Noted Yamaha TZ750/OW31 and early AMA Superbike mechanic Larry “Round Man” Worrell died from cancer November 16 at a hospice care facility in Florence, Alabama. He was 77.
He is survived by his sisters Linda Worrell Cobb and Bette Worrell Royal and brother Gary Worrell.
“It is with immense sadness that I bring the news that my brother Larry Worrell passed away last night after a long-fought battle with cancer,” Linda Worrell Cobb posted to her Facebook page on November 17. “Larry was brave and faced this head on with my brother Gary and [Gary’s] wife Cathy by his side throughout.
“When we first got the news that his cancer was terminal, I told him I want to pray but I don’t know what to ask for. His answer was to go to sleep and not wake up, and God granted that prayer.”
During his career in racing, Worrell worked with riders Randy Cleek, Steve McLaughlin, Ron Pierce, and Roberto Pietri, among others.
Worrell tuned the Yamaha OW31 that Pierce rode to second place in the 1979 Daytona 200, and Pierce remembers him fondly.
“I knew Larry for a very long time, and he was just the nicest, sweetest man,” Pierce told Roadracingworld.com. “He was a great guy. He was a hard worker and very devoted to whoever he was working for. Really, you couldn’t ask for a finer human being.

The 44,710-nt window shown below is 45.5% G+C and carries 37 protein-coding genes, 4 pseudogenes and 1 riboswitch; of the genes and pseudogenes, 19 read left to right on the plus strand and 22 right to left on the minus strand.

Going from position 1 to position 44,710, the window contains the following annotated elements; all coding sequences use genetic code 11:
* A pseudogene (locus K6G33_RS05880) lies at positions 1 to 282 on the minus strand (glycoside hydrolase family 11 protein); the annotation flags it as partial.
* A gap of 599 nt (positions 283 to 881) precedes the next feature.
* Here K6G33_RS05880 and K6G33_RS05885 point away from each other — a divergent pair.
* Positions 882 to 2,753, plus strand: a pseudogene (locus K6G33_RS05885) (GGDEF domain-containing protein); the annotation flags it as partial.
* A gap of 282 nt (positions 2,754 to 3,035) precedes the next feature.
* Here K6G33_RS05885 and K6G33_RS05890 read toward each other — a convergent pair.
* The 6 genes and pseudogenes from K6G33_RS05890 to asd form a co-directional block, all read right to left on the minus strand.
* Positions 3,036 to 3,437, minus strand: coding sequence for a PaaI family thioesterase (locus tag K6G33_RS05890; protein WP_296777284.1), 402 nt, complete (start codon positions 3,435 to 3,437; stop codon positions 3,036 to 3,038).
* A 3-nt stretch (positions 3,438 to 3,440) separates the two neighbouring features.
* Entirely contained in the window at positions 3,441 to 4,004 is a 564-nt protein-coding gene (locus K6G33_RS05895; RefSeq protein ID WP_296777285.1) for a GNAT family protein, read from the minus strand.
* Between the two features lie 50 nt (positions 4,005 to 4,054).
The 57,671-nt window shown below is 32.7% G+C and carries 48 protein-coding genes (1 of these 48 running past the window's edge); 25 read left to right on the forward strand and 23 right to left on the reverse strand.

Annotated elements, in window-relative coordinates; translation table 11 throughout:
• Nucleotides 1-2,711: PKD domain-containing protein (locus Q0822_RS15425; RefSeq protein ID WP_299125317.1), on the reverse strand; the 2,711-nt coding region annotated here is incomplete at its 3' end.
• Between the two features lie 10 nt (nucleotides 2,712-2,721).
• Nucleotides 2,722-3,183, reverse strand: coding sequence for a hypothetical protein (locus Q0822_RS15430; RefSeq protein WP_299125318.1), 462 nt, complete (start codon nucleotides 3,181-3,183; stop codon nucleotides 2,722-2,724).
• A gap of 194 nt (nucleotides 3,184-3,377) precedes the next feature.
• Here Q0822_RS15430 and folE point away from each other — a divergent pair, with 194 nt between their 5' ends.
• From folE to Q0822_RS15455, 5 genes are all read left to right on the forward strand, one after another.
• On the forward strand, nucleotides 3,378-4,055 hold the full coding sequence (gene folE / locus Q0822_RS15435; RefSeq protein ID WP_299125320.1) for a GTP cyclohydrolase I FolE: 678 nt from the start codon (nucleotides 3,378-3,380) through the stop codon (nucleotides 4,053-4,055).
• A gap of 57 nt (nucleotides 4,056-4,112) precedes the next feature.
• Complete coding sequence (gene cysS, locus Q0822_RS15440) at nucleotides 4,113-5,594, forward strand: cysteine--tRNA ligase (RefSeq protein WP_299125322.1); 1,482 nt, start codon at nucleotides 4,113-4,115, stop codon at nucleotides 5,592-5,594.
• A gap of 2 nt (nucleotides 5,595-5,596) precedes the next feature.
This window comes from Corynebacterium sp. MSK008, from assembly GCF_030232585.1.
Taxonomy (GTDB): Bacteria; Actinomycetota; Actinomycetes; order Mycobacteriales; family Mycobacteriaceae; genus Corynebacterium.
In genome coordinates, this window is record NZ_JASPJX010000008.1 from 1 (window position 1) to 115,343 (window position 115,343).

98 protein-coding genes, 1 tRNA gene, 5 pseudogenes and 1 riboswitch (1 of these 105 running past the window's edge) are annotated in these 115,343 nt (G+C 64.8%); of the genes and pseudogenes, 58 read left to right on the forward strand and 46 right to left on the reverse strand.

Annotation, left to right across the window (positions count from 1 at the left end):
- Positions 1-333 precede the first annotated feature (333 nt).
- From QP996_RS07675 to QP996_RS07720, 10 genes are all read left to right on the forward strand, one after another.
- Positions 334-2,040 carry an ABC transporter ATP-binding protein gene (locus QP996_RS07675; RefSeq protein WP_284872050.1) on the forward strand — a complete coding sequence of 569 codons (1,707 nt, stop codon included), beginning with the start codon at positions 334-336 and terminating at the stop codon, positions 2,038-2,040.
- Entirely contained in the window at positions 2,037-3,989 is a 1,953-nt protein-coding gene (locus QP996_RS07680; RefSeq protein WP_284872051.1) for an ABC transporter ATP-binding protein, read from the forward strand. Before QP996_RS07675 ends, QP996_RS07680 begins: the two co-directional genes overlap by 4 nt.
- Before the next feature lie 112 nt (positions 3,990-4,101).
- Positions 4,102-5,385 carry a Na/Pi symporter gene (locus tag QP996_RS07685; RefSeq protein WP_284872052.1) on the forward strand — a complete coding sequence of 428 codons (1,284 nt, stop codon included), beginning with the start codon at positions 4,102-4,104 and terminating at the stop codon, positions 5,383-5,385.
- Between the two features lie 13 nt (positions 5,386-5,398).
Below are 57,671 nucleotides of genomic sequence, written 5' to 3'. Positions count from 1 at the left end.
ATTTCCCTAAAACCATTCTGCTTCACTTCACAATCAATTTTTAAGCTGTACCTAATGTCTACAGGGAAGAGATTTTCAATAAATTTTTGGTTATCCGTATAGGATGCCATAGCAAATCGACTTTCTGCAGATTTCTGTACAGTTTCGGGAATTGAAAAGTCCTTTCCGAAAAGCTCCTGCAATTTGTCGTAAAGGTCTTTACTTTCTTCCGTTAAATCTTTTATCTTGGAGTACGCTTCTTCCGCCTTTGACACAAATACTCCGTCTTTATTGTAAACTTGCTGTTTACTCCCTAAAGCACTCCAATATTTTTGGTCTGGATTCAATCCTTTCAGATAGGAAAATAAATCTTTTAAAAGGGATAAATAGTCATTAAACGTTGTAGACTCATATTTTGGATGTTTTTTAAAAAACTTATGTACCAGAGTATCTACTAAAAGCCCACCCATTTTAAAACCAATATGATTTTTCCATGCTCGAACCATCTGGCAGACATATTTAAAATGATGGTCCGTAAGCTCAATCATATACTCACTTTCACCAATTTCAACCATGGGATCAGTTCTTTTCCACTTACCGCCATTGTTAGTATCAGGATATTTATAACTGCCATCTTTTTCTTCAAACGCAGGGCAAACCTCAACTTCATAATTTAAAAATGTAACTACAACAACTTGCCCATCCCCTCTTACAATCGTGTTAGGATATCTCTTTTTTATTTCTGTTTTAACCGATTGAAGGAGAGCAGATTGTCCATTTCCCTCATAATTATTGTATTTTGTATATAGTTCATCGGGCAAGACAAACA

“He was also a very good mechanic. He was there early in the morning and would stay there late at night, whatever was needed to take care of things, and he always did it with a smile. He was truly a great man and a fine character. I miss him dearly, and I pray for him every day, and I hope his family is getting through this fine.”
Pierce went on to finish second in the 1979 AMA Superbike Championship.
Worrell worked on the factory Honda AMA Superbike team in the early-1980s and built and tuned Roberto Pietri’s 1025cc Honda CB750F. Dennis Zickrick was Freddie Spencer’s mechanic and Worrell’s teammate.
“I stayed in touch with Larry for about 10 years until Roberto left the series,” said Zickrick. “So, I lost track of him, but about five or six years ago we made contact again on Facebook of all things.
“We talked back and forth. He had had several bouts with cancer and stuff. It seemed like it was about seven months ago, and he went in for a checkup, and they said, ‘Looks good. Go on with your life.’ Then about a month ago I called him, and he said, ‘I went in for my six-month checkup and it’s [cancer] back and it’s everywhere. And I just don’t have the fight to fight it.’
“I talked to him last week. You could tell he was fatigued, but he remembered stuff and people’s names. Then a couple of days later he was gone.”
According to Linda Worrell Cobb, Larry Worrell did not want a memorial service.